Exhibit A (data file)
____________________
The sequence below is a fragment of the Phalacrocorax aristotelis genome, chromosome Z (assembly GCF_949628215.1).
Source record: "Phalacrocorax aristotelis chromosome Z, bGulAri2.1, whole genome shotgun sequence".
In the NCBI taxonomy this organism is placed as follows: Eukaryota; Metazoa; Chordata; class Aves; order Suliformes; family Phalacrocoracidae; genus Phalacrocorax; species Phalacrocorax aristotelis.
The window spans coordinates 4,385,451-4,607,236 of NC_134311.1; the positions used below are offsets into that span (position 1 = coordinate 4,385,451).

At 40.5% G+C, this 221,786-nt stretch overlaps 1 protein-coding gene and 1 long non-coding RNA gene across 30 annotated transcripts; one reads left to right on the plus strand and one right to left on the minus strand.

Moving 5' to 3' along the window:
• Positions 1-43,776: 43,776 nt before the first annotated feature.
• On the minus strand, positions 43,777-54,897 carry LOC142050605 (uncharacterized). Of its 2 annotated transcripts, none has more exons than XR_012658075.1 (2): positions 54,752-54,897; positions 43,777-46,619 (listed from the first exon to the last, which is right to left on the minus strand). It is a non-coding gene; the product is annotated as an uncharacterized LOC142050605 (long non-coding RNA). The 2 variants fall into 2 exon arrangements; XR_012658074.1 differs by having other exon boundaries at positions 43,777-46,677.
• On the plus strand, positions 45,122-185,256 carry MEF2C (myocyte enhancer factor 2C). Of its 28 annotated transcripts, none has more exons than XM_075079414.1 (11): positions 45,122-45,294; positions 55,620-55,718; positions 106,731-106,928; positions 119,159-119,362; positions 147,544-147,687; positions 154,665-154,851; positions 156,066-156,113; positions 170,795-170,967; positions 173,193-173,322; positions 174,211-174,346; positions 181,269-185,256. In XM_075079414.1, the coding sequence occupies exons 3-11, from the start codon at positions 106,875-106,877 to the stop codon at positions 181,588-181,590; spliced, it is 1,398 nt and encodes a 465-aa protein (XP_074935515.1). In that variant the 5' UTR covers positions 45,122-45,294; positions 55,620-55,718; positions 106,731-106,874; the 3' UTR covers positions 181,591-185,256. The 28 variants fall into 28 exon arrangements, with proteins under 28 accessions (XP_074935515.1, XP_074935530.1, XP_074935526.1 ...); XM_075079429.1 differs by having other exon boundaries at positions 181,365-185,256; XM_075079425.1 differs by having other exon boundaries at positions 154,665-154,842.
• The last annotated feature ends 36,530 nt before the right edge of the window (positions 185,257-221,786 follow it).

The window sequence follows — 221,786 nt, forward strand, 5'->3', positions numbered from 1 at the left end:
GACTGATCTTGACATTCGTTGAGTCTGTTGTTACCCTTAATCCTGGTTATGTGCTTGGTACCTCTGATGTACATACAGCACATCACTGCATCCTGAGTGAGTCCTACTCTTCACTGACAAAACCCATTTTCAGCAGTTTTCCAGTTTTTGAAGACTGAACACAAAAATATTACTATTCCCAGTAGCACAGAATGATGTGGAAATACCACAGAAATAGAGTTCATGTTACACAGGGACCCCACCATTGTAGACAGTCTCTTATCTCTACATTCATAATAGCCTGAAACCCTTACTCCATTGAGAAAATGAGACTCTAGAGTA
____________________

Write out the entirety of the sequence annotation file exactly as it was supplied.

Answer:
The sequence below is a fragment of the Phalacrocorax aristotelis genome, chromosome Z (assembly GCF_949628215.1).
Source record: "Phalacrocorax aristotelis chromosome Z, bGulAri2.1, whole genome shotgun sequence".
In the NCBI taxonomy this organism is placed as follows: Eukaryota; Metazoa; Chordata; class Aves; order Suliformes; family Phalacrocoracidae; genus Phalacrocorax; species Phalacrocorax aristotelis.
The window spans coordinates 4,385,451-4,607,236 of NC_134311.1; the positions used below are offsets into that span (position 1 = coordinate 4,385,451).

At 40.5% G+C, this 221,786-nt stretch overlaps 1 protein-coding gene and 1 long non-coding RNA gene across 30 annotated transcripts; one reads left to right on the plus strand and one right to left on the minus strand.

Moving 5' to 3' along the window:
• Positions 1-43,776: 43,776 nt before the first annotated feature.
• On the minus strand, positions 43,777-54,897 carry LOC142050605 (uncharacterized). Of its 2 annotated transcripts, none has more exons than XR_012658075.1 (2): positions 54,752-54,897; positions 43,777-46,619 (listed from the first exon to the last, which is right to left on the minus strand). It is a non-coding gene; the product is annotated as an uncharacterized LOC142050605 (long non-coding RNA). The 2 variants fall into 2 exon arrangements; XR_012658074.1 differs by having other exon boundaries at positions 43,777-46,677.
• On the plus strand, positions 45,122-185,256 carry MEF2C (myocyte enhancer factor 2C). Of its 28 annotated transcripts, none has more exons than XM_075079414.1 (11): positions 45,122-45,294; positions 55,620-55,718; positions 106,731-106,928; positions 119,159-119,362; positions 147,544-147,687; positions 154,665-154,851; positions 156,066-156,113; positions 170,795-170,967; positions 173,193-173,322; positions 174,211-174,346; positions 181,269-185,256. In XM_075079414.1, the coding sequence occupies exons 3-11, from the start codon at positions 106,875-106,877 to the stop codon at positions 181,588-181,590; spliced, it is 1,398 nt and encodes a 465-aa protein (XP_074935515.1). In that variant the 5' UTR covers positions 45,122-45,294; positions 55,620-55,718; positions 106,731-106,874; the 3' UTR covers positions 181,591-185,256. The 28 variants fall into 28 exon arrangements, with proteins under 28 accessions (XP_074935515.1, XP_074935530.1, XP_074935526.1 ...); XM_075079429.1 differs by having other exon boundaries at positions 181,365-185,256; XM_075079425.1 differs by having other exon boundaries at positions 154,665-154,842.
• The last annotated feature ends 36,530 nt before the right edge of the window (positions 185,257-221,786 follow it).

The window sequence follows — 221,786 nt, forward strand, 5'->3', positions numbered from 1 at the left end:
GACTGATCTTGACATTCGTTGAGTCTGTTGTTACCCTTAATCCTGGTTATGTGCTTGGTACCTCTGATGTACATACAGCACATCACTGCATCCTGAGTGAGTCCTACTCTTCACTGACAAAACCCATTTTCAGCAGTTTTCCAGTTTTTGAAGACTGAACACAAAAATATTACTATTCCCAGTAGCACAGAATGATGTGGAAATACCACAGAAATAGAGTTCATGTTACACAGGGACCCCACCATTGTAGACAGTCTCTTATCTCTACATTCATAATAGCCTGAAACCCTTACTCCATTGAGAAAATGAGACTCTAGAGTA